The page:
Award evening for students breaking into the world of work
Published by University of Leicester Press Office for University of Leicester in Education and also in Communities
The Vice-Chancellor, Professor Sir Robert Burgess, presents successful students with their Leicester Award.
More than 500 University of Leicester students have celebrated achieving an employability award.
Students who have completed the Leicester Award for Employability Skills were presented with certificates by Professor Sir Robert Burgess, the University’s Vice-Chancellor, at an evening of celebration.
The award is given to students who have taken one of several employability programmes offered by the University’s Careers Service during the course of their degree programmes.
The programmes typically last for one academic year, and aim to help students develop the employability skills they will need to work towards their chosen career.
Programmes include Student Leadership, Tomorrow’s Managers, Tomorrow’s Teachers, The Volunteering Award, Working In A Social Enterprise and the latest addition, Industry Awareness.
During the evening, presentations were given by Professor Sir Robert; Stuart Johnson, Deputy Director of Careers; and Zara Hooley, Leicester Award Co-ordinator in the Careers Office.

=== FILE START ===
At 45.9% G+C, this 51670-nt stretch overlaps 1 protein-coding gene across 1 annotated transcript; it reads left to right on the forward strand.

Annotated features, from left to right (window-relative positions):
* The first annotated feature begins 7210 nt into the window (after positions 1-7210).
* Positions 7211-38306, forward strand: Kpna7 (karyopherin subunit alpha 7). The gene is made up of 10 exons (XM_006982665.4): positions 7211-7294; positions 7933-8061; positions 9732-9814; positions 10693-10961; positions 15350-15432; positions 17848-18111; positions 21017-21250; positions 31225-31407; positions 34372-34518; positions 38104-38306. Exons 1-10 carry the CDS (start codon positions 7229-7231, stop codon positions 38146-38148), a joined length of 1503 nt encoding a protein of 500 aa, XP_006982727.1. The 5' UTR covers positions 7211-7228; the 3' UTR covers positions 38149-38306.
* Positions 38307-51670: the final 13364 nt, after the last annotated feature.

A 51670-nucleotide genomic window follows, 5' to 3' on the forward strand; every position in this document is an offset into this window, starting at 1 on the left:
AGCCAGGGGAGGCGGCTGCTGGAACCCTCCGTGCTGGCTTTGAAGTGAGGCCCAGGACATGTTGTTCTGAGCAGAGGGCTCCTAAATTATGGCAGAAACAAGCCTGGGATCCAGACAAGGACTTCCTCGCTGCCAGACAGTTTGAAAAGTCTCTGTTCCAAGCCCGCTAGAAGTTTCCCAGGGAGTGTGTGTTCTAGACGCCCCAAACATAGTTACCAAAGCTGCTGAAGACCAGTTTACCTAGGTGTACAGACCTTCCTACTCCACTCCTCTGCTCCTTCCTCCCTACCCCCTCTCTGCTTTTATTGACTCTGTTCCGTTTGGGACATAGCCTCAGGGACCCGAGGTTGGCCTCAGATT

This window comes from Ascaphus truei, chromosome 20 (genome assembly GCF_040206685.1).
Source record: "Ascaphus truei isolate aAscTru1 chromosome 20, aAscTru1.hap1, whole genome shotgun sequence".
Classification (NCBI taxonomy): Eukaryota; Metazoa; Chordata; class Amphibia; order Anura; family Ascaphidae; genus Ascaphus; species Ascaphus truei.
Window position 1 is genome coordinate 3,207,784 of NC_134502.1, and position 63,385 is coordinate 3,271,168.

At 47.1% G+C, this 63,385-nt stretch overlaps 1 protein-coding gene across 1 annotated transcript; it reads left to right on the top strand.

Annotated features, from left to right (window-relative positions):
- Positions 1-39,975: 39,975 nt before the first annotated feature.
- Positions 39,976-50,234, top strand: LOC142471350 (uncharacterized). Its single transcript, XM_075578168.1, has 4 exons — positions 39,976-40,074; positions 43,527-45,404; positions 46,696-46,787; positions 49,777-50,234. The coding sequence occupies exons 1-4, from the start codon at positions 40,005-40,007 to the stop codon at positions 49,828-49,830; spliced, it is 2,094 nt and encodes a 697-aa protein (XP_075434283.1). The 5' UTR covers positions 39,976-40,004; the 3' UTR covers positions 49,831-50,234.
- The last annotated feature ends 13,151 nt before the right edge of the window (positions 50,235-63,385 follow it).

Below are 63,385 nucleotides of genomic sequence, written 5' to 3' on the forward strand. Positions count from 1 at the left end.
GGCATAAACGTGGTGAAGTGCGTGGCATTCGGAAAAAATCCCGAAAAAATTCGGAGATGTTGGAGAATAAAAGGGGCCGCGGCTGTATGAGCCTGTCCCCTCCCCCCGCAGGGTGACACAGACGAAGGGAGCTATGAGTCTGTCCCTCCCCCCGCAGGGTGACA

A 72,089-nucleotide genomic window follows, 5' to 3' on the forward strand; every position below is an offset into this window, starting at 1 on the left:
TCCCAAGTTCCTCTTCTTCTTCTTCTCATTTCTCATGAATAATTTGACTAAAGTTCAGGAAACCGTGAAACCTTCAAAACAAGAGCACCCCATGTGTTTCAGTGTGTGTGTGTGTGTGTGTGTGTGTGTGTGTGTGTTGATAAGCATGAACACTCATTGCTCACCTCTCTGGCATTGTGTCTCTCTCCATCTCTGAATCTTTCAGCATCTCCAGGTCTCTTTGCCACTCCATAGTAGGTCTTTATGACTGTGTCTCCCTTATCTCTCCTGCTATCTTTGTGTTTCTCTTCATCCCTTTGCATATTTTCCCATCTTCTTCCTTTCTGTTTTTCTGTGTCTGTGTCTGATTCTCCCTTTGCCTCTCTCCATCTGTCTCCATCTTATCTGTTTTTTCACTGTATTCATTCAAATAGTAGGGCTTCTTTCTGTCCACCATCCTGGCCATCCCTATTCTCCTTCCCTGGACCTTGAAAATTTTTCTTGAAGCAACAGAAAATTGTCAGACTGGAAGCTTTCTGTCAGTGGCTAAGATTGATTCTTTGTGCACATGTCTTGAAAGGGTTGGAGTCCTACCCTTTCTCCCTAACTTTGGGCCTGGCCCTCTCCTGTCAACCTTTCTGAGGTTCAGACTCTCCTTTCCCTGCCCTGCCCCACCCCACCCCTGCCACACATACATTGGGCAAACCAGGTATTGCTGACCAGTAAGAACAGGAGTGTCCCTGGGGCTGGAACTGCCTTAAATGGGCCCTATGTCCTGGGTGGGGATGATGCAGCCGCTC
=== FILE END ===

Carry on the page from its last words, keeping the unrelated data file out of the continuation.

Professor Sir Robert said: “The Leicester Award gives students a head start in their careers. It can be added to other major achievements that are all included in their new Higher Education Achievement Report, which provides them with a comprehensive record of all the achievements they have made during their student career.”
Bob Athwal, Head of the Careers Service, said: “The Leicester Award is an excellent way for students to build and articulate extra skills they’ve gained alongside their academic achievements. This gives them an extra dimension and makes them the stand out choice for employers in the future.”
Award recipient Katy Williams, a third year English and History undergraduate, said: “The skills I’ve developed on the Leicester Award are invaluable. I’ve grown in confidence and feel better equipped to talk to employers about my skills.”
Bryn Davis, a third year English student, said: “It’s the kind of award where you get out what you put in. I’ve learnt to reflect on my experiences and make the most of all my extracurricular activities.”
The Careers Service aims to make 2012 to 2013 an even bigger year for the award, with 1,000 student places on offer.